In addition, the request proposes to expand and modernize the Perkins Loan program so that it would provide $6 billion a year in new loan volume—six times the current Perkins volume—for up to 2.7 million students at roughly 2,700 additional postsecondary education institutions. The loans would have the same low 5 percent interest rate and allowed loan amounts (both undergraduate and graduate) as in the current Perkins program. Institutional loan forgiveness costs on existing loans, currently supported by discretionary appropriations, would be fully funded from the Federal share of Perkins Loan collections. To make loans more broadly available and help finance the expanded Pell Grant, interest on the loans would accrue while students are in school. The Department would service Perkins Loans along with other Federal loans, with estimated overall savings totaling $3.2 billion over 5 years.

Finally, the proposed College Access and Completion Fund would invest $2.5 billion in mandatory funding over 5 years to build a Federal-State-local partnership to improve college success and completion, particularly for students from disadvantaged backgrounds. This initiative would provide flexible funding to States and national entities to help expand the knowledge base about what works in increasing college enrollment and graduation and disseminate these best practices.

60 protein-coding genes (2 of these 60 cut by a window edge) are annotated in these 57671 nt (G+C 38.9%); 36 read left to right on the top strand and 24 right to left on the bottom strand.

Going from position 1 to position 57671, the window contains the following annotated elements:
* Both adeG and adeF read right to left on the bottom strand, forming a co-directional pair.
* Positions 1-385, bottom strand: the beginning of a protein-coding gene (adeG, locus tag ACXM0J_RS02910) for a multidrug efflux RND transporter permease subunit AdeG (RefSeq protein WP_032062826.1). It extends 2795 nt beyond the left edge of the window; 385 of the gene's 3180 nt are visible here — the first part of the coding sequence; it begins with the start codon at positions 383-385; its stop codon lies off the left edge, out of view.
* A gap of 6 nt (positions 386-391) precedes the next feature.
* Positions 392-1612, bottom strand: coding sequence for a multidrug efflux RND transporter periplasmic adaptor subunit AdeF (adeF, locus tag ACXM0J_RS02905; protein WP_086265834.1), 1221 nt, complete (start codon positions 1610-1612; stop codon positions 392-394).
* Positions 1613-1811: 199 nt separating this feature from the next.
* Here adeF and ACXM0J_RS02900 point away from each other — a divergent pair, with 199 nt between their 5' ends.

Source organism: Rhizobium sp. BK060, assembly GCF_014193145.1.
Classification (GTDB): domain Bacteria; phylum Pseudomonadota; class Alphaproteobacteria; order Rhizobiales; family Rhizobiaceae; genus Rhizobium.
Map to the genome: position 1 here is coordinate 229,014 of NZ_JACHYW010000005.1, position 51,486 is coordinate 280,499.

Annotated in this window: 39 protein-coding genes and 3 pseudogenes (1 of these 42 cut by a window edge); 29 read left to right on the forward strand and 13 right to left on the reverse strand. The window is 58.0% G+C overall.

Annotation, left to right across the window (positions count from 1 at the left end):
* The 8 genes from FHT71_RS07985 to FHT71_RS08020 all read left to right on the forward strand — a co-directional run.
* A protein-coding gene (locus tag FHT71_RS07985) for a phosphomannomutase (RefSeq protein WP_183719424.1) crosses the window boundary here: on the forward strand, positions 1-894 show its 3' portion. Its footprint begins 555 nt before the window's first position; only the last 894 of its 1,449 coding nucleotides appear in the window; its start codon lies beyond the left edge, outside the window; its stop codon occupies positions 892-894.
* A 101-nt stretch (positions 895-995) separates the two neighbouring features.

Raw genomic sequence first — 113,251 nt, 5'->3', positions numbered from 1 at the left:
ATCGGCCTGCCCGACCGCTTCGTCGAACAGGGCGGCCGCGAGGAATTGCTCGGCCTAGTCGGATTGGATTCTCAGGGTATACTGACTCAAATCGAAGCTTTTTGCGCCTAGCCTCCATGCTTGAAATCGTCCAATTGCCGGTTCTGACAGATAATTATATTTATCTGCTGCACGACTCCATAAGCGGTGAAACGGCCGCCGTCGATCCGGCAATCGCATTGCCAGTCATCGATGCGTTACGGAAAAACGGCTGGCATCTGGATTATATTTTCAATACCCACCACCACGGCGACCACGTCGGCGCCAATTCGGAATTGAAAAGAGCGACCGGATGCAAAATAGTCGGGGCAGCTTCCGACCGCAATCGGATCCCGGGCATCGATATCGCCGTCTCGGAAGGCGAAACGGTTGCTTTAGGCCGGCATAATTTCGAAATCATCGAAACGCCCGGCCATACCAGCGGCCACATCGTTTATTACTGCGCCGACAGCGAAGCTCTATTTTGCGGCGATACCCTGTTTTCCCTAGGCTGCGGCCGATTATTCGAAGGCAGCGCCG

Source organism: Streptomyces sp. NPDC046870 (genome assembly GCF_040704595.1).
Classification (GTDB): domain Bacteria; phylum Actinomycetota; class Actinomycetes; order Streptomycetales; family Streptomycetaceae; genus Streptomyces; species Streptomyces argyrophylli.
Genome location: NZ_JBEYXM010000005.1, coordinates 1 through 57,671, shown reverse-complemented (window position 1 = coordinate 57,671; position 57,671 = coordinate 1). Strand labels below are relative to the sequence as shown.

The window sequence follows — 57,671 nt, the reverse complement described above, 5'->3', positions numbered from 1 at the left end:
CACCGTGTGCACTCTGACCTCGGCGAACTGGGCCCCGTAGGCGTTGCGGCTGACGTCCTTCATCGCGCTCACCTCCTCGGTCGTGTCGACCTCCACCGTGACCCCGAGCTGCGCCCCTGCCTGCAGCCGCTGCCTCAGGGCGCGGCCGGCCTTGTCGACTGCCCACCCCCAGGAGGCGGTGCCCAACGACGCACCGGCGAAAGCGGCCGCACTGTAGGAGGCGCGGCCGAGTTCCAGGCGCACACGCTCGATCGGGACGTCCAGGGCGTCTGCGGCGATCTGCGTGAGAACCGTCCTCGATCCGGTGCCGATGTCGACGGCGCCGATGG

Student Aid Summary Tables

Budget Authority ($ in millions)

  2008   2009   2010
Request
 
 
Pell Grants
   Discretionary funding $14,215.0 1 $17,288.0 1  
   Mandatory funding 2,041.0   2,090.0   $28,654.1 1
Subtotal, Pell Grants
16,256.0
 
19,378.0
 
28,654.1
 
 
Supplemental Educational
   Opportunity Grants
757.5   757.5   757.5  
Work-Study 980.5   980.5   980.5  
Leveraging Educational Assistance
    Partnerships
63.9 2 63.9 2 63.9 2
Academic Competitiveness Grants 395.0 3 73.0 3 1,386.0 3
College Access and Completion Fund     500.0  
TEACH Grants 7   -1.5   -2.4  
Federal Family Education Loans -1,977.4 4 -24,573.8 4 -2,729.1 4